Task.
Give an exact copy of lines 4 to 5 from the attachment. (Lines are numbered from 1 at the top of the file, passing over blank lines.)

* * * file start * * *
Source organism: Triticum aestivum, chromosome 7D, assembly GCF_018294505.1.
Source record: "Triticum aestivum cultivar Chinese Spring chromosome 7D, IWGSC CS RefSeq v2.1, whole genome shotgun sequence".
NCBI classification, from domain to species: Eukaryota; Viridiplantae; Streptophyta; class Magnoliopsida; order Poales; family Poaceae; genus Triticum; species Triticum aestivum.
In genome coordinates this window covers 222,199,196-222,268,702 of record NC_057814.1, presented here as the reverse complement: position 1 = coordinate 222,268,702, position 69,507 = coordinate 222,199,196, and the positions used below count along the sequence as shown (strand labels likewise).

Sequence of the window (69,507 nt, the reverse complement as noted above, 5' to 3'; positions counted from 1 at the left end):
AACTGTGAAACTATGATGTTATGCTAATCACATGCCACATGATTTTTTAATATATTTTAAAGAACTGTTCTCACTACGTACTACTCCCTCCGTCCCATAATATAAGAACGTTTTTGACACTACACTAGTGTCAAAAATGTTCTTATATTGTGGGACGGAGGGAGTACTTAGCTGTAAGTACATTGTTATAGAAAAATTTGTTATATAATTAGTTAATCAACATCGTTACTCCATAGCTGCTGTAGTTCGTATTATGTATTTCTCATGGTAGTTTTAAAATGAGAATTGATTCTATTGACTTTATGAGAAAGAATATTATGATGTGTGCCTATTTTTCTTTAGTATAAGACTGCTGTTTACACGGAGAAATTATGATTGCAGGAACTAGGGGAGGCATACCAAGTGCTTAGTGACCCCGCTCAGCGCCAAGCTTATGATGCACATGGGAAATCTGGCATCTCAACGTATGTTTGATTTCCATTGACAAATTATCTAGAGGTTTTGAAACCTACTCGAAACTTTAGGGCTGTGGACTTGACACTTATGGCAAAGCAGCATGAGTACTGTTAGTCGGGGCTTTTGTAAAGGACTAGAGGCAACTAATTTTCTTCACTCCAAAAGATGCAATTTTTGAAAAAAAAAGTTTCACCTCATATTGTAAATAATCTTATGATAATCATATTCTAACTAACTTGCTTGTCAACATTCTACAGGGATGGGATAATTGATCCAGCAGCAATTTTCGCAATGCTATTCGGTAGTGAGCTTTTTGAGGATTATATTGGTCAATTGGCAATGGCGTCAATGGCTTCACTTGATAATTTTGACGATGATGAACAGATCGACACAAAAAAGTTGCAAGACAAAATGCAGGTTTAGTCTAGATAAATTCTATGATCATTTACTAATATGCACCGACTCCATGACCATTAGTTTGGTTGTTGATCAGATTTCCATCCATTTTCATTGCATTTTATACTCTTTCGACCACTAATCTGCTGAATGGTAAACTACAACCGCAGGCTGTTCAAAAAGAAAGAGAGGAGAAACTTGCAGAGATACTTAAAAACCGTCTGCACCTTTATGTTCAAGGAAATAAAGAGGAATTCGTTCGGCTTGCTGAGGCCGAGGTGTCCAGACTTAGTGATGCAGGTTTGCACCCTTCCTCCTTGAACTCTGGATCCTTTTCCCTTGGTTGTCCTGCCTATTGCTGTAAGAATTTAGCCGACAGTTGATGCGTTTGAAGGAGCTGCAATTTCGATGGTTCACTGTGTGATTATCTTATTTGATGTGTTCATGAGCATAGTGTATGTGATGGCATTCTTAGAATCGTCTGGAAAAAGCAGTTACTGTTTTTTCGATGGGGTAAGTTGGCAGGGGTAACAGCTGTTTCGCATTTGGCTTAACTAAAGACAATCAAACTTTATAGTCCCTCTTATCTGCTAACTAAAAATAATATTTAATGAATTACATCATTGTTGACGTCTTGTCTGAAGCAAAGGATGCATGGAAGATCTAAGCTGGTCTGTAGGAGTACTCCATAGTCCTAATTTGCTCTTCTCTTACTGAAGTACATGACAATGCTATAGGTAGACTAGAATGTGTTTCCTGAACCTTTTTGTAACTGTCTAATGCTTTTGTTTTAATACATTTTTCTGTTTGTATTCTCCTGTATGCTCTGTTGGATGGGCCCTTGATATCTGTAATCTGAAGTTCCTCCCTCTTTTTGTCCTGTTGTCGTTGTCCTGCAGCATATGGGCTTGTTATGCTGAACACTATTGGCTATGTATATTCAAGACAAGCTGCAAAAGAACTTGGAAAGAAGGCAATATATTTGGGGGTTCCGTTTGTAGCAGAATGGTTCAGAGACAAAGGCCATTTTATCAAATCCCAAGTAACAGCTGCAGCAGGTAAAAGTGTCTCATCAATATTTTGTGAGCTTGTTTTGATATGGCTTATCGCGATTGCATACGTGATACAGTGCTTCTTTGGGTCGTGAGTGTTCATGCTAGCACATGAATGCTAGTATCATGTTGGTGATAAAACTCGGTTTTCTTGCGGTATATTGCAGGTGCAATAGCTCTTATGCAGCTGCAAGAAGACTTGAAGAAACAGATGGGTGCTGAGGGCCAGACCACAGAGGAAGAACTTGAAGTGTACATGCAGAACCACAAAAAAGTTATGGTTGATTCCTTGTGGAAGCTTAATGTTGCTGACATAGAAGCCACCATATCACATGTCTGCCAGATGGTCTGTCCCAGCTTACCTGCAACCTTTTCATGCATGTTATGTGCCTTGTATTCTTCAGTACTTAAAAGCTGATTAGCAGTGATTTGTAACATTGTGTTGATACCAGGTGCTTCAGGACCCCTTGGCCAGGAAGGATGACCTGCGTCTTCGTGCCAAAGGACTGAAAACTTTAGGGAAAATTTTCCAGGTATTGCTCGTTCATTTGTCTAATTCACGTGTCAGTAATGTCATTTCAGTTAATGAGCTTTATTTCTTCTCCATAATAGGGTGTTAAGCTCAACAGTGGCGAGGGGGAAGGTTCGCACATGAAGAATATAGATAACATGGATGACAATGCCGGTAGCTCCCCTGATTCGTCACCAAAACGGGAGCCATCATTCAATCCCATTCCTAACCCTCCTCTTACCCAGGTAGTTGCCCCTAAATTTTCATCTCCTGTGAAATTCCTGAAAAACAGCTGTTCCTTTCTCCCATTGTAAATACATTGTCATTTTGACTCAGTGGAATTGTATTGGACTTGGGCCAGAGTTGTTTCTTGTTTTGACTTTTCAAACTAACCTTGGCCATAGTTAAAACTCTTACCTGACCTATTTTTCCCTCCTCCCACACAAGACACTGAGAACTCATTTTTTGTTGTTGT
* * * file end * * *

In genome coordinates this window covers 222,199,196-222,268,702 of record NC_057814.1, presented here as the reverse complement: position 1 = coordinate 222,268,702, position 69,507 = coordinate 222,199,196, and the positions used below count along the sequence as shown (strand labels likewise).

Sequence of the window (69,507 nt, the reverse complement as noted above, 5' to 3'; positions counted from 1 at the left end):